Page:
New Blog

In case you’ve been wondering why I haven’t posted anything here for the past 3½ years - well, it’s certainly not due to there being nothing to post. The true reason is that, simply put, my dislike for WordPress has surpassed the desire to document what I’ve been doing.

And so, as my backlog of things to document grew, the priority of having a way to do it that doesn’t force me to suffer a mediocre WYSIWYG editor and the limits of browser textarea / HTML editing also grew to the point where it could not be delayed further.

After some messing around, I’m glad to announce that I’ve salvaged my back catalog of posts from WordPress’s clutches, and converted everything to a nice Hugo website, where content is Markdown, versioning is Git, and the editing UI is the text editor of your (my) choice. (If nothing looks different, that would be because I may have been a bit overly meticulous in preserving the current style, with all of its flaws.)

The WordPress HTML → Markdown conversion went very smoothly, and adapting the theme was fairly straight-forward. Not much to report there, other than that Hugo’s templating language (which is apparently just Go’s html/template) is occasionally unreasonably restrictive.

By far, the biggest problem was with the comment system, which was to replace WordPress comments. I’ve looked over all the stand-alone comment systems I could find, and none of them satisfied the requirements I had in mind. Some big ones (from memory, I originally researched this around March):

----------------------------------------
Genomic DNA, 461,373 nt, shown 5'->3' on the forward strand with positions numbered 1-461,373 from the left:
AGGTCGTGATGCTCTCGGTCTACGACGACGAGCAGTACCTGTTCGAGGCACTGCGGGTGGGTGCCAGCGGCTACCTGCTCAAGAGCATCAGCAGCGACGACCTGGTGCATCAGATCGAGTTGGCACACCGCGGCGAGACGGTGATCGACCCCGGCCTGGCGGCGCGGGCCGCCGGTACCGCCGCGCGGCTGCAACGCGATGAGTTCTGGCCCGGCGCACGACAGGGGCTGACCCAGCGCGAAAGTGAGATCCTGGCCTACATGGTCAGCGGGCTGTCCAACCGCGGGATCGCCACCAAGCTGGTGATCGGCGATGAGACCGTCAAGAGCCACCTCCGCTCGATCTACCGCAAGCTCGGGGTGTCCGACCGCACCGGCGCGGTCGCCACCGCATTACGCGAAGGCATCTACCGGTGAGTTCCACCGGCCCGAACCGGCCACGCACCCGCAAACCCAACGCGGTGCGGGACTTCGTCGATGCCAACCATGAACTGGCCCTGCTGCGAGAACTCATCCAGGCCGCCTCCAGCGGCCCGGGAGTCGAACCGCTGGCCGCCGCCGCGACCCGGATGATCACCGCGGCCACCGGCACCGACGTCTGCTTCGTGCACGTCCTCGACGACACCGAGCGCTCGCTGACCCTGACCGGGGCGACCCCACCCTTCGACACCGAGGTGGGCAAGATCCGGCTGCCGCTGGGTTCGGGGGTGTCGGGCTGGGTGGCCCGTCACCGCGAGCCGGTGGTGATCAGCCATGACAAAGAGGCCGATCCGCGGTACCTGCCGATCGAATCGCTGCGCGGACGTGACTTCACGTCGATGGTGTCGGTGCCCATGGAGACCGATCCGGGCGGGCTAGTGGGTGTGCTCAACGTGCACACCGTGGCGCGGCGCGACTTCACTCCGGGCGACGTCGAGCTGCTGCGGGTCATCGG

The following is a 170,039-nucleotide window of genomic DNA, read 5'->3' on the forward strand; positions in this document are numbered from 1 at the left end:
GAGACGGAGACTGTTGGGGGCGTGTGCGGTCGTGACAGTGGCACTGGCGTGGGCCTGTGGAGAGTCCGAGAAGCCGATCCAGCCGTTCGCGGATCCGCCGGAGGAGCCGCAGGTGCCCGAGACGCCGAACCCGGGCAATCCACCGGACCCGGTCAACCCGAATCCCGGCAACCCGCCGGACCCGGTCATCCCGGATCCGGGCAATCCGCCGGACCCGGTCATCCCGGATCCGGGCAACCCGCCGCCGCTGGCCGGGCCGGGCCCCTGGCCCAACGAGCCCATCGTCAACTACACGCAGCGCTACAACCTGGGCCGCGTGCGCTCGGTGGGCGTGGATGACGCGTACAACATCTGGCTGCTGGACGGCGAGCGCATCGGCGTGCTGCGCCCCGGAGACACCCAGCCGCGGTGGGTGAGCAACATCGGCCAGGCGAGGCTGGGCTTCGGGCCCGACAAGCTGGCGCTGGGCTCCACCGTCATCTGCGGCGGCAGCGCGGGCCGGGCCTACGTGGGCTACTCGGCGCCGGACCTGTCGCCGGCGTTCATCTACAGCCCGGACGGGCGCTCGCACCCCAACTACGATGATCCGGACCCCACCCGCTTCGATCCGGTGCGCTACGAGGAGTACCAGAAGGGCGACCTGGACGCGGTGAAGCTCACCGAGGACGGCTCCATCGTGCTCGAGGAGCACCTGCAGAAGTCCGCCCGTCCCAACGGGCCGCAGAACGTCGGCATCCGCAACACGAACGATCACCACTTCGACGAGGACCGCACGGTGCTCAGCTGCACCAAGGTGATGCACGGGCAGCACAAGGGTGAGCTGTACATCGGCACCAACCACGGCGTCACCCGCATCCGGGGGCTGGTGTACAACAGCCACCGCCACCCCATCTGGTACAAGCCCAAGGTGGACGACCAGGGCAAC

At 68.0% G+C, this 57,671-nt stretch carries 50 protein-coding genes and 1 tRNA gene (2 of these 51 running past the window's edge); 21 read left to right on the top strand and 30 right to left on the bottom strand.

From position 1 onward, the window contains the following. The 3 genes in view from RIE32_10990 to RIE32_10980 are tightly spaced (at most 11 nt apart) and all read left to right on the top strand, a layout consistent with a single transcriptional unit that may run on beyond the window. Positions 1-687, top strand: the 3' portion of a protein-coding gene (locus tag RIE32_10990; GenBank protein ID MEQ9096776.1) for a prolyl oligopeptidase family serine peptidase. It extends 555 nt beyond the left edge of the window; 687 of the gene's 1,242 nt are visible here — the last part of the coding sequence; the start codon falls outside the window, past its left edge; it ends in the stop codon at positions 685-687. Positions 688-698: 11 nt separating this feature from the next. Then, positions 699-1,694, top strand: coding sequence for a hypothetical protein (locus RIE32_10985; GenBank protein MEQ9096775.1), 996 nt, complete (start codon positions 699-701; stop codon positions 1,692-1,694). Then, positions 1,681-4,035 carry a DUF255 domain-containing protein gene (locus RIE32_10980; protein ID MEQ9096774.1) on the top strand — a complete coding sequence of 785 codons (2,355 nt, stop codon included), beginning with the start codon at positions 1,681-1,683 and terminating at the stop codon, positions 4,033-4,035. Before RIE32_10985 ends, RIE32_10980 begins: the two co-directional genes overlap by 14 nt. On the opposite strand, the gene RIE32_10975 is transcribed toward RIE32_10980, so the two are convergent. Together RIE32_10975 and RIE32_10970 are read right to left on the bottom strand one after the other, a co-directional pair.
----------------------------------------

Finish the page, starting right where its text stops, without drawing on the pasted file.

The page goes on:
• Disqus – a very popular proprietary SAAS comment system. Not only are you not in control of the data, but the company monetizes the service by tracking your visitors and hijacking hyperlinks, so, that’s out. Spam is also a problem.

  • Isso – an open-source Disqus clone. The reasons I did not end up using it generally are:

    • The developer is apparently not a very nice person, and has unpopular strong opinions for the project (e.g. refusing to support Gravatar).
    • The language used (Python) makes deployment somewhat more complicated.
  • HashOver – a stand-alone comment system written in PHP. The version I’ve tried, and which I ultimately ended up using, is HashOver-next, which was being actively developed at the time.

    Unfortunately, even though it is what I settled on, I cannot recommend it. A lot of pieces were missing or broken, which I had to implement or fix myself. The code quality is mediocre; there is no test suite, and as a result, a lot of features (which presumably worked at some point) were dysfunctional.

    The worst part, though, is that the developer completely ignored my pull-requests for months on end, instead continuing development in his own way. The pull requests are now broken and bit-rotten due to his conflicting changes. In the end, I had to resort to maintaining my own fork.

In retrospect, considering the amount of time I spent working on HashOver (work wasted in vain, mostly, as it will likely never be upstreamed), I would have had more success writing my own minimal comment system (no big deal after DFeed) - and I still might, should a reason come up.

(Oh, and in case anyone decides to go down the same route as me, despite my advice, here’s a program to convert WordPress comments to HashOver.)

Finally, to fill in the gap in the site’s chronology, I am going to retroactively “announce” some things I’ve done since the last update. You can read them here.